SEAI’s Journey Cost Calculator has been used to compare a BEV, diesel and petrol vehicle based on an annual mileage of 18,000 km. Comparison Results | Electric Vehicles | SEAI
|Vehicle||Nissan Leaf||Peugeot 208||Nissan Micra|
|Total Cost of Ownership||€39,115||€44,170||€42,145|
|Current Retail Price||€38,447||€25,790||€19,395|
|Annual Fuel / Energy Cost||€339||€958||€1,375|
|Electric Range||270 km|
|Tailpipe emissions||0g CO2/km||107g CO2/km||125g CO2/km|
*The calculator is used for estimation purposes only and assumes the use of standard driving cycles. Actual energy and CO2 savings will vary depending on several factors such as driver behaviour, weather conditions and vehicle conditions. Total Cost of Ownership = Price + (Annual Energy Cost + Tax + Maintenance) x lifespan) – SEAI Grant – VRT reduction
The current retail price of a BEV is significantly higher than its diesel and petrol counterparts. However, the total costs of ownership of a BEV is significantly less due to reduced maintenance costs, lower energy costs, reduced motor tax and its also better for the environment!
Can I get a grant towards my purchase of an EV?
Yes, SEAI offers an electric vehicle purchase grant up to a maximum of €5000 for qualifying BEV’s which are purchased privately. While qualifying PHEVs are eligible for a grant up to a maximum value of €2,500 when purchased privately. Grant eligible EV’s which have a list price of less than €14,000 are not eligible to receive a grant. The grant amounts for privately purchased vehicles will depend on the list price of the vehicle as can be seen in the table below.
|List Price of Approved EV||BEV||PHEV|
|€14,000 – €15,000||€2,000||€1,000|
|€15,000 – €16,000||€2,500||€1,250|
|€16,000 – €17,000||€3,000||€1,500|
|€17,000 – €18,000||€3,500||€1,750|
|€18,000 – €19,000||€4,000||€2,000|
|€19,000 – €20,000||€4,500||€2,250|
|More than €20,000||€5,000||€2,500|
*SEAI grants are not available for second hand EV’s
How do you charge an electric vehicle?
An electric vehicles battery is charged by connecting the vehicle to a charge point using a charging cable. There are several different types of charging points which can be used to charge BEV’s and PHEV’s which have been defined by SEAI and can be seen below.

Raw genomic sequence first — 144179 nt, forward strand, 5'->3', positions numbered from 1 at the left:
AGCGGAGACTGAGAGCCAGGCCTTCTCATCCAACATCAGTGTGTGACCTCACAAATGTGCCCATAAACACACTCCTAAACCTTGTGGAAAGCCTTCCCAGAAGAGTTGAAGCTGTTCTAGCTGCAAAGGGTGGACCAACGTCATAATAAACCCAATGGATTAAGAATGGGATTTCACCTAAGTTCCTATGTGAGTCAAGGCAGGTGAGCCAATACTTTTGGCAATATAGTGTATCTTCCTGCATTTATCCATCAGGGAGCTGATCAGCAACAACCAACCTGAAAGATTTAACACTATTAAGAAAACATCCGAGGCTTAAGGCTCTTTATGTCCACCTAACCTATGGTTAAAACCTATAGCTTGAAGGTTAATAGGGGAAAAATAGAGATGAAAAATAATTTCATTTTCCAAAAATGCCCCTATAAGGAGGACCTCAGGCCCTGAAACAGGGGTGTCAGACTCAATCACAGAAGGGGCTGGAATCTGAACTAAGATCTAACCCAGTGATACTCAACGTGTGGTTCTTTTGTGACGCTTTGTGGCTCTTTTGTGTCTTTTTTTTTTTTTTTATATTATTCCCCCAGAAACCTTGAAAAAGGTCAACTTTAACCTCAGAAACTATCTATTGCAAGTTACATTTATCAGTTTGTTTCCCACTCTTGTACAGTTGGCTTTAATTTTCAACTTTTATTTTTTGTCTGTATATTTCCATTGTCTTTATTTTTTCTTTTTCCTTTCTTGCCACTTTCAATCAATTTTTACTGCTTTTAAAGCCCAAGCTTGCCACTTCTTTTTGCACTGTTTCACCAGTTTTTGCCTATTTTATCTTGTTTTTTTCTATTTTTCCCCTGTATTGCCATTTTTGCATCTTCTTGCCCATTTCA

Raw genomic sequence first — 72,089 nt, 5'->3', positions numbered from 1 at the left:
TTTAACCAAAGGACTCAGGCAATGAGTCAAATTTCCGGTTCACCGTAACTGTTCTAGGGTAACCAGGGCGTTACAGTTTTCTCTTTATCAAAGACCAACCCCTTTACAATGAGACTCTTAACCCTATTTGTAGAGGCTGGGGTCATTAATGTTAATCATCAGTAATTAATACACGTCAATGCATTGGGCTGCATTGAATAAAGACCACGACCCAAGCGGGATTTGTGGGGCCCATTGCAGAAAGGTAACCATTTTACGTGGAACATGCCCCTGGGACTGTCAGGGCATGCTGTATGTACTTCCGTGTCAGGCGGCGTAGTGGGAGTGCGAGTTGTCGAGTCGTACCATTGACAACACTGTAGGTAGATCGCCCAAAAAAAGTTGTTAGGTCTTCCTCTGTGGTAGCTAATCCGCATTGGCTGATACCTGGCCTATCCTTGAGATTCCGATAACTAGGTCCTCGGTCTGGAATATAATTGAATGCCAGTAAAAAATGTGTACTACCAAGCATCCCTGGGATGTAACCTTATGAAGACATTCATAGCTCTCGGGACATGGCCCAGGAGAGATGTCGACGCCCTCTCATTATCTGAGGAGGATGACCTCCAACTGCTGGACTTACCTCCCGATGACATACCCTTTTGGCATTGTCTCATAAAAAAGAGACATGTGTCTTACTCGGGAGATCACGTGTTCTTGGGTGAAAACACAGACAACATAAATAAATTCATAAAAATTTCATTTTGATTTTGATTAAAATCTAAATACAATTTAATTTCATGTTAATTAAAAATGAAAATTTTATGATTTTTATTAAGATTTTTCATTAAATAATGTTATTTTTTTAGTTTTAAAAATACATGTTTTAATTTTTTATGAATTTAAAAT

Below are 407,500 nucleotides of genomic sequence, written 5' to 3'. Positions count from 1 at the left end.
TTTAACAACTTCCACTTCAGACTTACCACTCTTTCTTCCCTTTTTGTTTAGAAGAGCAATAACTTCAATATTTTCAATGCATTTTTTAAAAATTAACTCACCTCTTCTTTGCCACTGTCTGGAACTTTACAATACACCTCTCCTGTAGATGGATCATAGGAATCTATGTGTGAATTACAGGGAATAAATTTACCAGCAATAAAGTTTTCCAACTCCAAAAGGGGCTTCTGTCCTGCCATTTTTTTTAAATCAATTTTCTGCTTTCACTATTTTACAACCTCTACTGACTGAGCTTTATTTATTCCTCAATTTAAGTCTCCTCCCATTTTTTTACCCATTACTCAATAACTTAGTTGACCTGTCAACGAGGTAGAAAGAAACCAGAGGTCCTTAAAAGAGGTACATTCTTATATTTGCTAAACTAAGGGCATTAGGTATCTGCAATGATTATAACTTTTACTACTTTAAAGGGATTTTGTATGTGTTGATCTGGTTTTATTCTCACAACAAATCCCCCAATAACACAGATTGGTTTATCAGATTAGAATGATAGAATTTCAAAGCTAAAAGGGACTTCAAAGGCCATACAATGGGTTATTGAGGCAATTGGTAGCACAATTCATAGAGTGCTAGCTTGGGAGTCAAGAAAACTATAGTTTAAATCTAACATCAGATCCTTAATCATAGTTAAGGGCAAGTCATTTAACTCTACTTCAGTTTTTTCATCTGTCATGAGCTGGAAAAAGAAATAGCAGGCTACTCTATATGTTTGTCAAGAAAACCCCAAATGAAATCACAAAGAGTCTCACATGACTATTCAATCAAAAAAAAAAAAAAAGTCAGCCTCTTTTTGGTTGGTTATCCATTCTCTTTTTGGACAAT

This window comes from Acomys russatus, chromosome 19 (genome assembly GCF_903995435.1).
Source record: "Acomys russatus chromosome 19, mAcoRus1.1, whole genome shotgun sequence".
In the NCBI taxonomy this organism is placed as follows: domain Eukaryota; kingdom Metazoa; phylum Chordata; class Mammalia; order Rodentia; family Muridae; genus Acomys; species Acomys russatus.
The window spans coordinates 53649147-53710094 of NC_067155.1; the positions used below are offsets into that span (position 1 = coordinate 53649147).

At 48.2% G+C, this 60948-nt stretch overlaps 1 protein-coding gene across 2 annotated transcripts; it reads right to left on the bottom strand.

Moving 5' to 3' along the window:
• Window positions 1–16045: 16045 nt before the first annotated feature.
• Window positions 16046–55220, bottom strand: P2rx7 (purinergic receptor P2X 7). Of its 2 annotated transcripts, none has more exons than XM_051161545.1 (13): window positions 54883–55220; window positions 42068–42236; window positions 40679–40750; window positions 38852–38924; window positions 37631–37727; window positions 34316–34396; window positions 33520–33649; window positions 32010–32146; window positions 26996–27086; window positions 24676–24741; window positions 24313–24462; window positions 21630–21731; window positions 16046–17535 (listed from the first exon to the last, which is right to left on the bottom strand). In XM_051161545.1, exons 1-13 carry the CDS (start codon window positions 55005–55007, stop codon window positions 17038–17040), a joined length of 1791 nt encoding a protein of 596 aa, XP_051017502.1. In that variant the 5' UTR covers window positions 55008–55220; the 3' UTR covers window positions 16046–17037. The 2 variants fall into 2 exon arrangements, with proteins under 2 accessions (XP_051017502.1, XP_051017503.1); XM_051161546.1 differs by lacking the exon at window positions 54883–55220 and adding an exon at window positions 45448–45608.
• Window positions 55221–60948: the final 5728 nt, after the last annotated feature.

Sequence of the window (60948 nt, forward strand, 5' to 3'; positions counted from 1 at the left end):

Domestic charging: Electric vehicle drivers can charge their electric vehicle at their homes if they have a home charger installed. Cars are often charged overnight and use night-rate electricity at lower tariffs than if the vehicle was charged during the day.
On-site charging: For organisations which use EV’s, charging of the vehicles will happen on-site and overnight while the vehicle is parked. The biggest advantage of overnight charging is the opportunity to use night-rate electricity at lower tariffs.
On-street charging: It may be necessary to recharge to extend the range of the vehicle during the day. EV drivers can access the public on-street charging infrastructure for this on an ad-hoc basis.
Destination charging: Like on-street charging, destination charging can be accessed for top-ups to your vehicle where required. Many public car parks, shopping centres, hotels will have charging units.
Fast or rapid charging: Many service stations provide fast charging where it only takes 30-40 minutes to charge an EV vehicle to 80% charge. For fast charging you don’t use your own cable. The charge point has a cable that attaches to a different charging port on the vehicle than the one use in domestic, on-street and destination charging.
Can I get a grant towards the installation of a vehicle charge point at my home?
Yes, there is currently a government funded support scheme known as the Electric Vehicle Home Charger Grant which has been designed to assist homeowners’ transition to EV’s. It provides financial support to homeowners of up to €600 towards the purchase and installation of an electric vehicle home charger unit. In order to apply for this grant you must be the owner of an eligible new or second-hand electric vehicle from the 1st January 2018. To see other eligibility criteria, click here.